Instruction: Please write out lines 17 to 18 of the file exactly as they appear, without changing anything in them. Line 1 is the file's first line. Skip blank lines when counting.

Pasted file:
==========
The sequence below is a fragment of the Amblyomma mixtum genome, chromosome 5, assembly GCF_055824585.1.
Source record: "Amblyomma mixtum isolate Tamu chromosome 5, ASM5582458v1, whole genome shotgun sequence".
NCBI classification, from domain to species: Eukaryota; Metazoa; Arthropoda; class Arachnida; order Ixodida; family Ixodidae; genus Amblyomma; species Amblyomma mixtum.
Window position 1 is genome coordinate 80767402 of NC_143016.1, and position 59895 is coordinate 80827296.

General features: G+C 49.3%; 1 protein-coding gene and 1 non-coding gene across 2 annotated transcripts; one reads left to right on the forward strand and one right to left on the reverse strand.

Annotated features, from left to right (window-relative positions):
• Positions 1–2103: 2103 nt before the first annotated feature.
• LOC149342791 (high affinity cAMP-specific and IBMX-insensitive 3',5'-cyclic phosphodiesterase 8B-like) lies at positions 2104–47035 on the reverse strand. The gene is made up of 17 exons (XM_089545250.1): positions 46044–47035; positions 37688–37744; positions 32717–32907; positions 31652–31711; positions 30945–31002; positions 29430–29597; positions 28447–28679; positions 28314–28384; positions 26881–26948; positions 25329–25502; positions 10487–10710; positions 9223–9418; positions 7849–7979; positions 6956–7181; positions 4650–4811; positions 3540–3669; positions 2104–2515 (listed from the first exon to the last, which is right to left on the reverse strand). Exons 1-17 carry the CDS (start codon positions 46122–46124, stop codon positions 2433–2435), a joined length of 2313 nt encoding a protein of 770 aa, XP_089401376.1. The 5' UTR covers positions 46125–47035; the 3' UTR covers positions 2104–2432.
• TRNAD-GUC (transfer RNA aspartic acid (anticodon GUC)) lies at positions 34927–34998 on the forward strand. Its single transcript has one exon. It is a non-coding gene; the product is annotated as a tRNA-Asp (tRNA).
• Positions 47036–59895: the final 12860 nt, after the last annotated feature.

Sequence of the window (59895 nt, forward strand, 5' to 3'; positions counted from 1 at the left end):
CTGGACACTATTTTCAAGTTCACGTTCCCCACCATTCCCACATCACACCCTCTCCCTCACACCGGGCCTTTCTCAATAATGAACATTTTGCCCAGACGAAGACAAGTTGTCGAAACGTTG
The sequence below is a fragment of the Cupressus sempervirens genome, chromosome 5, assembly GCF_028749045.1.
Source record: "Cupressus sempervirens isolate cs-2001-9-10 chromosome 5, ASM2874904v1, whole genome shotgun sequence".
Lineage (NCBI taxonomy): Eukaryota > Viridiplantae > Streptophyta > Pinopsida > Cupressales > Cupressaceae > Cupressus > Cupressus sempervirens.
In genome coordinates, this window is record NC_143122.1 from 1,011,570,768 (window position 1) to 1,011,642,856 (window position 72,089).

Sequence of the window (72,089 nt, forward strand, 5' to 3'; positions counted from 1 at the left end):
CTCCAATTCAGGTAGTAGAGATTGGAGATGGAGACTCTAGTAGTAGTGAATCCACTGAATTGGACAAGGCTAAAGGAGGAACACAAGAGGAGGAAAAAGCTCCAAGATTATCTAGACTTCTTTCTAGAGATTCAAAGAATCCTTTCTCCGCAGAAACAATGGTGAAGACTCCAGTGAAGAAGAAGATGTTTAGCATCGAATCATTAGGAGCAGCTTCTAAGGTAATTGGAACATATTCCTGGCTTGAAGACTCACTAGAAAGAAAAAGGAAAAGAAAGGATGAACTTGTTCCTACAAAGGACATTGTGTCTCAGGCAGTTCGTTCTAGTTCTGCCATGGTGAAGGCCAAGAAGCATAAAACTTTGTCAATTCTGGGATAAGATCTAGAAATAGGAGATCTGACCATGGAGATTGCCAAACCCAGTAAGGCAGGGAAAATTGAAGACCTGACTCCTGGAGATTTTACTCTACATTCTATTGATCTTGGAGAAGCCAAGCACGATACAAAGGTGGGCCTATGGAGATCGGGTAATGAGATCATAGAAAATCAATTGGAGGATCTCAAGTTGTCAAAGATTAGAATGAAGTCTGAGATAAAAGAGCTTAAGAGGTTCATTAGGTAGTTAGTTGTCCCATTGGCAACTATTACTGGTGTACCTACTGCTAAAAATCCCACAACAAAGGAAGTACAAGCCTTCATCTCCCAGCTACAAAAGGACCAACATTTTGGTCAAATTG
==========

Sequence of the window (72,089 nt, forward strand, 5' to 3'; positions counted from 1 at the left end):
CTCCAATTCAGGTAGTAGAGATTGGAGATGGAGACTCTAGTAGTAGTGAATCCACTGAATTGGACAAGGCTAAAGGAGGAACACAAGAGGAGGAAAAAGCTCCAAGATTATCTAGACTTCTTTCTAGAGATTCAAAGAATCCTTTCTCCGCAGAAACAATGGTGAAGACTCCAGTGAAGAAGAAGATGTTTAGCATCGAATCATTAGGAGCAGCTTCTAAGGTAATTGGAACATATTCCTGGCTTGAAGACTCACTAGAAAGAAAAAGGAAAAGAAAGGATGAACTTGTTCCTACAAAGGACATTGTGTCTCAGGCAGTTCGTTCTAGTTCTGCCATGGTGAAGGCCAAGAAGCATAAAACTTTGTCAATTCTGGGATAAGATCTAGAAATAGGAGATCTGACCATGGAGATTGCCAAACCCAGTAAGGCAGGGAAAATTGAAGACCTGACTCCTGGAGATTTTACTCTACATTCTATTGATCTTGGAGAAGCCAAGCACGATACAAAGGTGGGCCTATGGAGATCGGGTAATGAGATCATAGAAAATCAATTGGAGGATCTCAAGTTGTCAAAGATTAGAATGAAGTCTGAGATAAAAGAGCTTAAGAGGTTCATTAGGTAGTTAGTTGTCCCATTGGCAACTATTACTGGTGTACCTACTGCTAAAAATCCCACAACAAAGGAAGTACAAGCCTTCATCTCCCAGCTACAAAAGGACCAACATTTTGGTCAAATTG